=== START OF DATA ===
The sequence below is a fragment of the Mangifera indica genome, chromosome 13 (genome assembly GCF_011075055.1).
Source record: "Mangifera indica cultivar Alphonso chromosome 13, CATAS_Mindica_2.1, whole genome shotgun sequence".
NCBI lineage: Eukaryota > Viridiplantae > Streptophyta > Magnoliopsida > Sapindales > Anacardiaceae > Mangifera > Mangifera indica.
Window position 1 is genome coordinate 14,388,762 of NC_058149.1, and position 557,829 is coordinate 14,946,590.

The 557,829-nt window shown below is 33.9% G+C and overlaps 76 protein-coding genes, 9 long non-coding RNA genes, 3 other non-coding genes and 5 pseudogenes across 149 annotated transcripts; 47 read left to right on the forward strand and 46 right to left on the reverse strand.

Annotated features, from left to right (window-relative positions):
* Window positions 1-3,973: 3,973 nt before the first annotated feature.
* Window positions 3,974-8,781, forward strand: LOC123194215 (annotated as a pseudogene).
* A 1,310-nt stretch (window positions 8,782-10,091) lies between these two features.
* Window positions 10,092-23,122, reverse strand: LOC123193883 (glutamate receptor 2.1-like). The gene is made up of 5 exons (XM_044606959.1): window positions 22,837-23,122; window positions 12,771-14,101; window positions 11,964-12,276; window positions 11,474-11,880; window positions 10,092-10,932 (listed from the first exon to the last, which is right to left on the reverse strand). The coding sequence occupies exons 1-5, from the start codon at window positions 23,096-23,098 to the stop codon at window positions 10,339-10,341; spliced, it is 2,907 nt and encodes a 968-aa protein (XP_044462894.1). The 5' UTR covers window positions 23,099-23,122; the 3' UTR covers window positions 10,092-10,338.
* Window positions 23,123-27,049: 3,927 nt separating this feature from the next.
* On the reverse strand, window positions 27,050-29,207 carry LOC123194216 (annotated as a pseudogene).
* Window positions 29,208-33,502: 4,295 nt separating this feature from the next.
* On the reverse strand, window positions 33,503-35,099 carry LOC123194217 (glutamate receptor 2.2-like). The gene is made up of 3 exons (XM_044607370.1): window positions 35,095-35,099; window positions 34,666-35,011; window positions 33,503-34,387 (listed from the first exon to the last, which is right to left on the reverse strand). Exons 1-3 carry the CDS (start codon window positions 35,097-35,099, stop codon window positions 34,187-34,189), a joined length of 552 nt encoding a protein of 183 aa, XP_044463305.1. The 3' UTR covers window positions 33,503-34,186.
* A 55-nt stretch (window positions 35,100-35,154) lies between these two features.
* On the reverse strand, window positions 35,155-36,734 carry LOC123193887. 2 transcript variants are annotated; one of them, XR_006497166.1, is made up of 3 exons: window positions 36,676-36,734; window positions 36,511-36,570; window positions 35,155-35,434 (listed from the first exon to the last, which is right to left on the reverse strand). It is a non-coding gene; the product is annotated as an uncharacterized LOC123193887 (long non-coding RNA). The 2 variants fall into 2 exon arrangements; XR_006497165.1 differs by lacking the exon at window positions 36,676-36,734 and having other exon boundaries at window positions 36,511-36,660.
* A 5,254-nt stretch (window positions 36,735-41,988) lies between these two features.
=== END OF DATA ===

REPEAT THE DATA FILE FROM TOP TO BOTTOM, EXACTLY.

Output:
The sequence below is a fragment of the Mangifera indica genome, chromosome 13 (genome assembly GCF_011075055.1).
Source record: "Mangifera indica cultivar Alphonso chromosome 13, CATAS_Mindica_2.1, whole genome shotgun sequence".
NCBI lineage: Eukaryota > Viridiplantae > Streptophyta > Magnoliopsida > Sapindales > Anacardiaceae > Mangifera > Mangifera indica.
Window position 1 is genome coordinate 14,388,762 of NC_058149.1, and position 557,829 is coordinate 14,946,590.

The 557,829-nt window shown below is 33.9% G+C and overlaps 76 protein-coding genes, 9 long non-coding RNA genes, 3 other non-coding genes and 5 pseudogenes across 149 annotated transcripts; 47 read left to right on the forward strand and 46 right to left on the reverse strand.

Annotated features, from left to right (window-relative positions):
* Window positions 1-3,973: 3,973 nt before the first annotated feature.
* Window positions 3,974-8,781, forward strand: LOC123194215 (annotated as a pseudogene).
* A 1,310-nt stretch (window positions 8,782-10,091) lies between these two features.
* Window positions 10,092-23,122, reverse strand: LOC123193883 (glutamate receptor 2.1-like). The gene is made up of 5 exons (XM_044606959.1): window positions 22,837-23,122; window positions 12,771-14,101; window positions 11,964-12,276; window positions 11,474-11,880; window positions 10,092-10,932 (listed from the first exon to the last, which is right to left on the reverse strand). The coding sequence occupies exons 1-5, from the start codon at window positions 23,096-23,098 to the stop codon at window positions 10,339-10,341; spliced, it is 2,907 nt and encodes a 968-aa protein (XP_044462894.1). The 5' UTR covers window positions 23,099-23,122; the 3' UTR covers window positions 10,092-10,338.
* Window positions 23,123-27,049: 3,927 nt separating this feature from the next.
* On the reverse strand, window positions 27,050-29,207 carry LOC123194216 (annotated as a pseudogene).
* Window positions 29,208-33,502: 4,295 nt separating this feature from the next.
* On the reverse strand, window positions 33,503-35,099 carry LOC123194217 (glutamate receptor 2.2-like). The gene is made up of 3 exons (XM_044607370.1): window positions 35,095-35,099; window positions 34,666-35,011; window positions 33,503-34,387 (listed from the first exon to the last, which is right to left on the reverse strand). Exons 1-3 carry the CDS (start codon window positions 35,097-35,099, stop codon window positions 34,187-34,189), a joined length of 552 nt encoding a protein of 183 aa, XP_044463305.1. The 3' UTR covers window positions 33,503-34,186.
* A 55-nt stretch (window positions 35,100-35,154) lies between these two features.
* On the reverse strand, window positions 35,155-36,734 carry LOC123193887. 2 transcript variants are annotated; one of them, XR_006497166.1, is made up of 3 exons: window positions 36,676-36,734; window positions 36,511-36,570; window positions 35,155-35,434 (listed from the first exon to the last, which is right to left on the reverse strand). It is a non-coding gene; the product is annotated as an uncharacterized LOC123193887 (long non-coding RNA). The 2 variants fall into 2 exon arrangements; XR_006497165.1 differs by lacking the exon at window positions 36,676-36,734 and having other exon boundaries at window positions 36,511-36,660.
* A 5,254-nt stretch (window positions 36,735-41,988) lies between these two features.